Thank You… Seriously

givingthanks

Creative Commons via Hey Paul Studios

It’s November and as such, people are getting into Thanksgiving mode.

I love how in recent years, people are able to make public declarations of all things for which they are thankful via social media. It’s encouraging to me and makes me pause and think about the things I’m thankful for.

This year, my family and I are creating a simple wall of thanks with post-it notes each day for all the things for which we can give thanks. The first few days we got through the obvious… God, Jesus, Family, Friends.  Not to make light of any of these, but I really believe when we can name the simple things…they can be the most profound.

Yesterday, as I was finishing up my preparation for teaching at Refuge, I realized Thankfulness and Gratitude are both nouns. I naturally think of them as verbs because action is required when we practice gratitude.  However, it struck me that the essence of gratitude is acknowledging what already is in existence.

Gratitude is birthed from grace and practicing it grows us up in grace. It is centered on what already has been given to us and done for us.  It’s not about us doing something, or trying harder, but leaning into grace and giving thanks for what we already have.

About a month ago, I was talking with a friend who was struggling with feeling joyful at home. She has her hands full with three kids, one who has special needs. She was struggling with her feelings of resentment over unmet expectations, perfectionism and the stress of every day life.  She was concerned the tone she was setting in her home was negative and her kids were going to grow up remember a mom who was unhappy most of the time.

I hated to give her a trite and cliche answer but when I prayed for wisdom to encourage her, what came to mind was the discipline of sitting down each day and making a list of what she can be thankful for and praise God for those things.

{Thank you Ann Voskamp for allowing God to use you to show us how seriously glorious gratitude can be.}

Gratitude is one of our best and fiercest weapons against the lies that fill our heads and drive us to action.  An effective drug against isolation and depression.  Thanksgiving is a deadly blow against unmet expectations.  It is a balm to the anxiety brought on by perfectionism.

But the bottom line is, gratitude is a choice.  We choose every day to be grateful for what is… or we can choose to be ungrateful and let the darkness consume us.

So for all my friends at Refuge last night, and those who couldn’t make it… join me in one or both gratitude challenges. Let’s go from being people who hear a great word on being thankful to people who actually are thankful because we practice gratitude in how we live.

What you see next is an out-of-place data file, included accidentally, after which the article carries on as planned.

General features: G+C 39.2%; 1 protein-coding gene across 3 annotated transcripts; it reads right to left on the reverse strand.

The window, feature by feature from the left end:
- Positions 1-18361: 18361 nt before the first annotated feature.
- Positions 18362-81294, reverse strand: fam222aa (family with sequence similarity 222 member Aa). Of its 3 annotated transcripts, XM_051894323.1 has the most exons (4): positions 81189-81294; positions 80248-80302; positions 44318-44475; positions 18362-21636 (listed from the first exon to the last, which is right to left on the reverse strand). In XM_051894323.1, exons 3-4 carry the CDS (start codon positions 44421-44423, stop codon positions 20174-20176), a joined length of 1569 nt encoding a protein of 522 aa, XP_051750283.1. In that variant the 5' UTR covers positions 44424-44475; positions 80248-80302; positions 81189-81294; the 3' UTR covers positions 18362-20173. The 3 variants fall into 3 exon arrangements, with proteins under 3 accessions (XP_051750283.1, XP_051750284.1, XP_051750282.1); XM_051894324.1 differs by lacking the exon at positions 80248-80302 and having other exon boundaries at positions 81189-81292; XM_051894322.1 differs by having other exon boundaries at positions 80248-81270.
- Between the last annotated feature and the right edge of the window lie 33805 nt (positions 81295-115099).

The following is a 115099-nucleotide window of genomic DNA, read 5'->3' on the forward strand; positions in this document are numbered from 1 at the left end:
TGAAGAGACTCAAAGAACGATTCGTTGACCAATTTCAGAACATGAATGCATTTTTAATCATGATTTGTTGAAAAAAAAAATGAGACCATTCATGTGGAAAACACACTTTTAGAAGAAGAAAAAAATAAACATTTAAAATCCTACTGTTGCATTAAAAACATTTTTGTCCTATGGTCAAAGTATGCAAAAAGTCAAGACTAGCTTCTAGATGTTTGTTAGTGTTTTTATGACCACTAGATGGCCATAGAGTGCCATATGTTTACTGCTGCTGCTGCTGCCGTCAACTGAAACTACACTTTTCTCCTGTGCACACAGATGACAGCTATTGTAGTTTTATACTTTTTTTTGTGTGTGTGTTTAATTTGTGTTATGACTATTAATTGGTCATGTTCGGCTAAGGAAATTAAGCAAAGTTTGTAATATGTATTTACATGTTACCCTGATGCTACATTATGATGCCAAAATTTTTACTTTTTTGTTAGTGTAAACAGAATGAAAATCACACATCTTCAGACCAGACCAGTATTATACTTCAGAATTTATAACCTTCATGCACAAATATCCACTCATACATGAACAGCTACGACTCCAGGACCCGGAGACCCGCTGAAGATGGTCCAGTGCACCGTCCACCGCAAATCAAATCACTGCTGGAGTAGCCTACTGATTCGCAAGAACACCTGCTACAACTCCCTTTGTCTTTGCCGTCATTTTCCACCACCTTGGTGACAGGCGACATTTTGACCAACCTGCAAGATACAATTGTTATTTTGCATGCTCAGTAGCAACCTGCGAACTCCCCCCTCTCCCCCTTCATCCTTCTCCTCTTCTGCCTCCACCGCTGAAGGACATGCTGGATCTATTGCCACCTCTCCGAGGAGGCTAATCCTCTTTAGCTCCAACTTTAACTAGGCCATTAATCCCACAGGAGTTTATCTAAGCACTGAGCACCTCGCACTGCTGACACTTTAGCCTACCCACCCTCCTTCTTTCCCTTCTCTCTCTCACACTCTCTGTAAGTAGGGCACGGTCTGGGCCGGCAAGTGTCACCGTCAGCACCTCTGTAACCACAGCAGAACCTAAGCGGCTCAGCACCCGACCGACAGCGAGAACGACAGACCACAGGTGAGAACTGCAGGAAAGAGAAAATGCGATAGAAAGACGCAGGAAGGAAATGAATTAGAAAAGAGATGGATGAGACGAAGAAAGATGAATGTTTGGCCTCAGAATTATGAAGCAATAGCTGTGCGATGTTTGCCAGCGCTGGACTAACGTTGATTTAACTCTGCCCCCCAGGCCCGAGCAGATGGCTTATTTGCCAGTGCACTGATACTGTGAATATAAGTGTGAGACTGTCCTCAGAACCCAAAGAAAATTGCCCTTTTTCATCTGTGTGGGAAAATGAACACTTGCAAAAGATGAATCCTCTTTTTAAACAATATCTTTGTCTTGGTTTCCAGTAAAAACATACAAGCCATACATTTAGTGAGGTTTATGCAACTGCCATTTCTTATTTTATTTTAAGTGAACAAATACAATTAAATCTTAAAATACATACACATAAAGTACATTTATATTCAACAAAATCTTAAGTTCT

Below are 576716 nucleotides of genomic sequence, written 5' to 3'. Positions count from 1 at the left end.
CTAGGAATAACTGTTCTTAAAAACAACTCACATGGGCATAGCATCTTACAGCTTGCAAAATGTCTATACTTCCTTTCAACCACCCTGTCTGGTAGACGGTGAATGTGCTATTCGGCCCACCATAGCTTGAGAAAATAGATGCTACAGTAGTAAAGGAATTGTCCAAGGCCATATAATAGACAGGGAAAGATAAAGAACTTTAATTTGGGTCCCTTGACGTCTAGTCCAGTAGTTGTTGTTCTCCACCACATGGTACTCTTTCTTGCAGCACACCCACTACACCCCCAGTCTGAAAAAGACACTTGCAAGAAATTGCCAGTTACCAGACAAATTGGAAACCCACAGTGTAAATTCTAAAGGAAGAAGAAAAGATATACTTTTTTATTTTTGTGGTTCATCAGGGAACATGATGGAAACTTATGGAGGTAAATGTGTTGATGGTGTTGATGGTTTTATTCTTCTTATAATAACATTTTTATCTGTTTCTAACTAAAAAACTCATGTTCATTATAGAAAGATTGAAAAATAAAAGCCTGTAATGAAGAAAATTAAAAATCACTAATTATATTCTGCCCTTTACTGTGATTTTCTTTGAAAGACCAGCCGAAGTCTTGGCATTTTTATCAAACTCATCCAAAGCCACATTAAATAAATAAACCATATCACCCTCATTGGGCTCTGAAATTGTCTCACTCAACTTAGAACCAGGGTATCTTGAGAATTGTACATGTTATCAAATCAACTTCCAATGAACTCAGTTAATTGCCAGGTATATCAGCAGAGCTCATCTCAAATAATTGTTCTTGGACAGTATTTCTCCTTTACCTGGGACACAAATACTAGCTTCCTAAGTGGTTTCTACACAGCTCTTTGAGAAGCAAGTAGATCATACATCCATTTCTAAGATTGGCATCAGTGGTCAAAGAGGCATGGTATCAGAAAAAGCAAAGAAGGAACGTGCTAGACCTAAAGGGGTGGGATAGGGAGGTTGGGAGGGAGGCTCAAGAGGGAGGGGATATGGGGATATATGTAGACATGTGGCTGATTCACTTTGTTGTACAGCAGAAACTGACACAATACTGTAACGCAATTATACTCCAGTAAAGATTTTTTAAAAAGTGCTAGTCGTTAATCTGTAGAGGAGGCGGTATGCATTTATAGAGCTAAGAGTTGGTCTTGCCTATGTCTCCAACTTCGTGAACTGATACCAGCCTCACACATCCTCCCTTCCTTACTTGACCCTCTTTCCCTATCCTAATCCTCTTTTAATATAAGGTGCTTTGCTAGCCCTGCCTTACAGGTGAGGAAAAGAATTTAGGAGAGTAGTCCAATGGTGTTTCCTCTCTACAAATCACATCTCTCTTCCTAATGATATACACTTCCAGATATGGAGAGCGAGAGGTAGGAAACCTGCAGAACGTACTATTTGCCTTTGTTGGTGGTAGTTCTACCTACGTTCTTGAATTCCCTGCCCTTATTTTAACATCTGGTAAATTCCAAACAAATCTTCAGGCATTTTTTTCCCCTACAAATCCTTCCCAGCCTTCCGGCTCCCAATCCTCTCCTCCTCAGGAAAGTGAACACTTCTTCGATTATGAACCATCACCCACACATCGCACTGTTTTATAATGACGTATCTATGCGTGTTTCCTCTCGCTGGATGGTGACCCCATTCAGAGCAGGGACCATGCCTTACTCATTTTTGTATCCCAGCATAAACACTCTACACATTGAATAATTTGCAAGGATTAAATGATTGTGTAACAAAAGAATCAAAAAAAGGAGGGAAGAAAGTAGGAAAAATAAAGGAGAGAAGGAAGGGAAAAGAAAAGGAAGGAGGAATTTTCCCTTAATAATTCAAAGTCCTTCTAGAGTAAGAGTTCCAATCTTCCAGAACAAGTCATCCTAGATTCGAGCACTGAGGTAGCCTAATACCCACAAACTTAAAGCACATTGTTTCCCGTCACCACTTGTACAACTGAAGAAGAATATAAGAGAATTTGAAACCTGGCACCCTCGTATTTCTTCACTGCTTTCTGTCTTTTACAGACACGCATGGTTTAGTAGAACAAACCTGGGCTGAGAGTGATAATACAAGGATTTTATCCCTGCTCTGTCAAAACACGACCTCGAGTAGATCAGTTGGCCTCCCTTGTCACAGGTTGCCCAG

Challenge 1:

Consider taking these scriptures and read one each day before Thanksgiving. Make a list of things you are thankful for. Try to go beyond the basics (God, Jesus, salvation, family) and get specific with God.  Sometimes, the simple things are the most profound.

And because the Proverb says, “Death and life are in the power of the tongue” consider joining us for:

Challenge 2:

Let’s go on a complaint fast.  See if we can live the rest of the 2013 in preparation for Thanksgiving and the Christmas season without complaining. When you need to complain, make your complaints, request, and supplications to God.  Surrender it all to Him.

Imagine… what would it be like to go into Christmas without complaining about how much you have to do, how much money you have to spend, how busy you are?!

If you’re in, leave a comment and leave some encouragement for the rest of us!

 

*I am not minimizing the necessity of medical intervention when it comes to depression and anxiety. I am simply stating gratitude can beneficial to the healing of and renewal of the mind.

 

Comments

  1. Linda West says:

    Dearest Suzy This post is a remedy to my thought processes about a difficult extended family situation. I know armed with this meditation I can stand firm! I haven’t looked at the scriptures yet but I can’t wait. Grateful for you!

  2. Susie thank you for the wise words of loving action. I agree we need to make a habit of expressing our gratefulness!

  3. I’m IN! Wanting my attitude to follow my actions by being thankful in all things. Perfect after the Justice Race as we realize in the grand scheme of things, we have a LOT to be thankful for. Thanks Suzie <3

  4. Lindsey Hill says:

    Count me in too! I’m so bummed to have missed Refuge, but thankful to be brought up to speed with your blog. I so appreciate your wisdom that points to Jesus and a life-style exemplifying Him. xoxo

  5. Wasn’t at Refuge but am inspired to *try* this, knowing all too well I will fail but praying that a lasting difference is made in me nonetheless.

  6. Thank you Suzie! You confirmed what the Lord has been showing me the last few days and that is I need to focus on Him and the many blessings he has given me and not dwell on the few things I don’t have. I’m joining you on your complaining fast so if you hear me complain about anything feel free to remind me of my commitment. I missed refuge but I’m going to listen to it this week.

  7. I love this Suzie. I struggle with how we transition from thanksgiving to Black Friday and all the greed and consumerism. I couldn’t think of a better way to finish a year than purposefully moving into a place without complaining and into gratitude. Claire’s foot is covered in blisters because her brace was made wrong and this has been a great chance to put this to practice. Not everyone has the luxury of orthotics. This means no walking for a few months but we’ve had so much over the years that we wouldn’t have had without her foot supports. Thank you for this challenge and I look forward to taking and stretching thanksgiving out into the Christmas season, they do belong together.

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